Resuscitation science, pt. II

Yesterday I blogged about “resuscitation science”— and the startling discovery that rapidly infusing a nearly-dead person with oxygen can actually hasten their cellular death. In contrast, scientists in this area are arguing that someone who’s been deprived of oxygen for a while should be kept cold, very slowly warmed up, and only then gradually introduced to oxygen.

After reading about that, Tony Comstock emailed me with this great anecdote:

I used to be a white water river guide, and many of the most exciting rivers were fed by snow melt and ran very cold. There was simple saying regarding resuscitation of people who had drowned in these rivers: they’re not dead till they’re warm and dead. While this could mean performing ultimately fruitless CPR for more than an hour, it also saved lives.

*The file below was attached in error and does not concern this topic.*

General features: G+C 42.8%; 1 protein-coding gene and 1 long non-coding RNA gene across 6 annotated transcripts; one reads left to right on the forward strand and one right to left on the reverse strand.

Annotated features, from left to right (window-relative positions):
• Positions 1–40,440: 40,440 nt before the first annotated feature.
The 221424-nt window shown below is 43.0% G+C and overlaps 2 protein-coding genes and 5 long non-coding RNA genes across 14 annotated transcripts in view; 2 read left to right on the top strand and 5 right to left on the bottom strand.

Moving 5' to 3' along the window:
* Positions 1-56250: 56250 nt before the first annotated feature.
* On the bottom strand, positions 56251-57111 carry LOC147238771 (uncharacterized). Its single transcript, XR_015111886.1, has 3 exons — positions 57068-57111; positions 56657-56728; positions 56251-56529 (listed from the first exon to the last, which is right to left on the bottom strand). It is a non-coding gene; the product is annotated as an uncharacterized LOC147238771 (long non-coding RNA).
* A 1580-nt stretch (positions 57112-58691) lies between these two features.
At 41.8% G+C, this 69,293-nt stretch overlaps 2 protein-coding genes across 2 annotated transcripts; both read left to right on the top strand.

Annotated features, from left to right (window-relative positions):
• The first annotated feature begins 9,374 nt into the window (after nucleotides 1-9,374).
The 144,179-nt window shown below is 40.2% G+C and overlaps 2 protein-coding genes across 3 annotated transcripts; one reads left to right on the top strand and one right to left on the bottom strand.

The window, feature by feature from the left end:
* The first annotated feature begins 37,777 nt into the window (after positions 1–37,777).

As I wrote back to Tony: “I’m always intrigued to see the ways that the everyday practices of people in the world — farmers, athletes, mothers, etc. — intuit scientific principles long before scientists themselves figure them out …”

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I'm Clive Thompson, the author of Smarter Than You Think: How Technology is Changing Our Minds for the Better (Penguin Press). You can order the book now at Amazon, Barnes and Noble, Powells, Indiebound, or through your local bookstore! I'm also a contributing writer for the New York Times Magazine and a columnist for Wired magazine. Email is here or ping me via the antiquated form of AOL IM (pomeranian99).

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